Background: The growing menace of poor quality and falsified drugs constitutes a major hazard, compromising healthcare and patient outcomes. Efforts to assess drug standards worldwide have almost exclusively focused on anti-microbial drugs; with no study to date on cardiovascular drugs. Our study aims to assess quality of seven routinely used cardiovascular medications (anticoagulants, antihypertensives and statins) in ten Sub-Saharan African countries.
Methods: Drugs were prospectively collected using standardized methods between 2012 and 2014 from licensed (random pharmacies) and unlicensed (street-markets) places of sale in Africa. We developed a validated reversed-phase liquid chromatography with tandem mass spectrometry method to accurately quantify the active ingredient in a certified public laboratory. Three quality categories were defined based on the ratio of the measured to the expected dosage of the active ingredient: A (good quality): 95% to 105%, B (low quality): 85 to 94.99% or 105.01 to 115%, C (very low quality): <85% or >115%.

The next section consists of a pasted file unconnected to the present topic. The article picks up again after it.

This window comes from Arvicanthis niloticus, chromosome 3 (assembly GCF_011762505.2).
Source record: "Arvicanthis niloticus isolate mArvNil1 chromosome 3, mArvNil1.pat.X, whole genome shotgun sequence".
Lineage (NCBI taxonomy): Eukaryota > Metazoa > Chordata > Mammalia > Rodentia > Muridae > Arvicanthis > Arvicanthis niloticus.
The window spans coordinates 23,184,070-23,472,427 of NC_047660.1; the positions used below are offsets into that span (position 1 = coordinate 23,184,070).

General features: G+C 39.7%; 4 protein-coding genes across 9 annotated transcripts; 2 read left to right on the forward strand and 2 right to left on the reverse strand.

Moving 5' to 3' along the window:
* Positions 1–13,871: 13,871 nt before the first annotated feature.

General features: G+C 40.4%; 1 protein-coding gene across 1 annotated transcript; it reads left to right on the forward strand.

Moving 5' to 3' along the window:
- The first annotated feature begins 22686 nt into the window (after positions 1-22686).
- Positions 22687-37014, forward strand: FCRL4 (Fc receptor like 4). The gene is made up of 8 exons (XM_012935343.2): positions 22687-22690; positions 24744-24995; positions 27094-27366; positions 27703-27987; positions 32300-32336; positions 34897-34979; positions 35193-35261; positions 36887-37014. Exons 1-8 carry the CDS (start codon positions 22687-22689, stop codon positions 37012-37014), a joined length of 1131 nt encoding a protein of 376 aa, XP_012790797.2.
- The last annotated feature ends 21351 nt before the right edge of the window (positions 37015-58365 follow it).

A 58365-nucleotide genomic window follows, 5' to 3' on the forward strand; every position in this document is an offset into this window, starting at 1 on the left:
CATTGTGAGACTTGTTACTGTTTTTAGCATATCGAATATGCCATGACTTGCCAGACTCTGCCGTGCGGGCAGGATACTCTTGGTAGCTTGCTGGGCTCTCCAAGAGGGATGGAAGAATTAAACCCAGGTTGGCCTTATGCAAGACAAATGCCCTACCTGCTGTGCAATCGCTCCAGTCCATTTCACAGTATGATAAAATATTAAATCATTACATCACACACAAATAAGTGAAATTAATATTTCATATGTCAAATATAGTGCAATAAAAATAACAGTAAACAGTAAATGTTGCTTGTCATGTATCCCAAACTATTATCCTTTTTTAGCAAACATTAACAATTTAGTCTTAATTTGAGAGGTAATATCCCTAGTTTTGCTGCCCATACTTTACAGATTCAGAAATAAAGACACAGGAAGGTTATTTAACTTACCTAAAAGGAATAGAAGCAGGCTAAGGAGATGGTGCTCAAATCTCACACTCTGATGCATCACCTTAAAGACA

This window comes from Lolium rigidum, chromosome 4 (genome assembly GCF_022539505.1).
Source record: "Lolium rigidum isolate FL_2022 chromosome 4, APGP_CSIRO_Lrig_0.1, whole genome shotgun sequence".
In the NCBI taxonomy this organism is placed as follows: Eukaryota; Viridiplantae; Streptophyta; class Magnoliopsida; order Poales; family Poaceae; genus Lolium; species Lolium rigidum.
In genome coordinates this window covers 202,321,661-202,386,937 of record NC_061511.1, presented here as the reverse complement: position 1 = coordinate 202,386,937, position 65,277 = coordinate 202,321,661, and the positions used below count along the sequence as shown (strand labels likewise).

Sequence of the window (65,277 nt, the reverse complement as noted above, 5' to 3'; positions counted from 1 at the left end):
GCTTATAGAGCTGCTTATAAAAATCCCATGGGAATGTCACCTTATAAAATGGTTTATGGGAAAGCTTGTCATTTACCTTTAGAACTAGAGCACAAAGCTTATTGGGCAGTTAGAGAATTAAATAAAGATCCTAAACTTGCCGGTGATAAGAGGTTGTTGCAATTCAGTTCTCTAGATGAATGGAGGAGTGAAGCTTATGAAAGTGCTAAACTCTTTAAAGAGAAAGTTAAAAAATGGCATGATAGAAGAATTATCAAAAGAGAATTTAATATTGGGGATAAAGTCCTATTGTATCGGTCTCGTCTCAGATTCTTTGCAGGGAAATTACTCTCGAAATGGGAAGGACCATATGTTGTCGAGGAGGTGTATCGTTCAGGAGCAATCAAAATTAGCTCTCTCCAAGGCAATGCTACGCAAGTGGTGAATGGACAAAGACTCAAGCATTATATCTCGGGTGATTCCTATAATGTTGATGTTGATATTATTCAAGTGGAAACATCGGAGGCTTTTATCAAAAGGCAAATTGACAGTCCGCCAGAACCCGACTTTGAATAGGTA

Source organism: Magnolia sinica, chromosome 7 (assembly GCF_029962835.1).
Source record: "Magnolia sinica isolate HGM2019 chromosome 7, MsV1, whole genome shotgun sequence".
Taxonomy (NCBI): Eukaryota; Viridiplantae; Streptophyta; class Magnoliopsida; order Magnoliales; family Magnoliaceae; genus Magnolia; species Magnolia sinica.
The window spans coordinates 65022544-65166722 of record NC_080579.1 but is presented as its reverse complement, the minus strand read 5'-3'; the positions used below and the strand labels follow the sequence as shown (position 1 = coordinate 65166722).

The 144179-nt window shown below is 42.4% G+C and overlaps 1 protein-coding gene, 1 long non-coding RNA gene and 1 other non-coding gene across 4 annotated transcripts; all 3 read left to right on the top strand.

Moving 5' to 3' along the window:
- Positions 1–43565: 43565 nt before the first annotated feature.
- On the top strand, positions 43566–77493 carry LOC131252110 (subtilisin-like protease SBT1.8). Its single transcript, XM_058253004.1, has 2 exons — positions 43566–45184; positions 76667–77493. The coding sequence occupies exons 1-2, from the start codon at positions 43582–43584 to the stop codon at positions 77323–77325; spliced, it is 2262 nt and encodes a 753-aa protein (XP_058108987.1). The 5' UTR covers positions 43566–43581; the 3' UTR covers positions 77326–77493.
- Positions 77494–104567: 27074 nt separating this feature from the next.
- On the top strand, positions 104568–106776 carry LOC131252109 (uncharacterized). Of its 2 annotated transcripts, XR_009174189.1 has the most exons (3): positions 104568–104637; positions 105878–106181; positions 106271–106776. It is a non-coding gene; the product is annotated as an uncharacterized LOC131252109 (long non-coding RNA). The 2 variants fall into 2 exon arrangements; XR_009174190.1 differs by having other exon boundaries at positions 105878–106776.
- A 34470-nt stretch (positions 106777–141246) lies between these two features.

Results: All expected medicines (n=3468 samples) were collected in Benin, Burkina-Faso, Congo-Brazzaville, the Democratic Republic of Congo, Guinea, Côte d'Ivoire, Mauritania, Niger, Togo and Senegal. Out of the 1530 samples randomly tested, poor quality (types B and C) was identified in 249 (16.3%) samples. The prevalence of poor quality was significantly increased in certain specific drugs (amlodipine 29% and captopril 26%), in generic versions (23%) and in drugs produced in Asia (35%). The proportion of poor quality reached 50% when drugs produced in Asia were sold in street-markets.
Conclusion: In this first study assessing the quality of cardiovascular drugs in Africa, we found a significant proportion of poor quality drugs. This requires continued monitoring strategies.
Keywords: Cardiology; Counterfeit drugs; Developing countries; Drug quality; Drugs; Falsified drugs; Hypertension.
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